Politicians may turn to platitudes about heroes or battlers or victories, but they can’t disguise Britain’s grim current reality
The language of war is baked in to most of us, to one degree or other. Our new daily discourse runs deep with talk of field hospitals, frontlines, the battles against an invisible enemy. The shock of the news that prime minister Boris Johnson lies seriously ill in intensive care drew a tide of messages and well-wishes from world leaders and other politicians, many of which invoked a kind of martial courage. “You are a fighter and we need you back.” “He is a fighter and will beat this virus.” Together, “we will be able to win this battle”. “You fight for a swift recovery.” “You are a fighter, and you will overcome this challenge.” I truly hope he does.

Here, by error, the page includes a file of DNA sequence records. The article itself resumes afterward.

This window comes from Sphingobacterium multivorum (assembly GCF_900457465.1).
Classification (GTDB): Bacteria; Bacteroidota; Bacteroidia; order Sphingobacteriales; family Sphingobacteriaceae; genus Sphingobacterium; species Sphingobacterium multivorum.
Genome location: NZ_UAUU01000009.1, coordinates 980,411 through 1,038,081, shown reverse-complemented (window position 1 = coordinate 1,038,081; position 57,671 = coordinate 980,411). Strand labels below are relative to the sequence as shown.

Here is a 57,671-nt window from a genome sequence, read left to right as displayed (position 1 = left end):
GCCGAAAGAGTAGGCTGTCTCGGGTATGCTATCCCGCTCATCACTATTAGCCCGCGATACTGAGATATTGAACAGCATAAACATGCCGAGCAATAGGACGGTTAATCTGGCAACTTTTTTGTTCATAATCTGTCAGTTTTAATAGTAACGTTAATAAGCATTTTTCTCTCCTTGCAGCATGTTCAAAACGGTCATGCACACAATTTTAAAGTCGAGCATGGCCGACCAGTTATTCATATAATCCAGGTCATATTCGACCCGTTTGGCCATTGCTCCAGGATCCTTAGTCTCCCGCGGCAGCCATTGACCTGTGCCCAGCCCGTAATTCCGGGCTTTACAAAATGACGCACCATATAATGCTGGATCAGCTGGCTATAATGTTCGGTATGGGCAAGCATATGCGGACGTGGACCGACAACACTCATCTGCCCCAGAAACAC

For his part, Dominic Raab – who will deputise for Johnson – was described as looking “shell-shocked” last night, before this morning chairing the “war cabinet”. According to the breakfast interview inquiries thrown at Michael Gove, it seems that one of the primary questions is whether Raab is now technically in charge of the UK’s response to a notional nuclear attack. I suppose we have to treat this as a matter of vital pertinence, though like many people living through this 100-year deadly pandemic, I’d have just three words for any nuclear power contemplating an imminent first strike at the UK: not now, mate.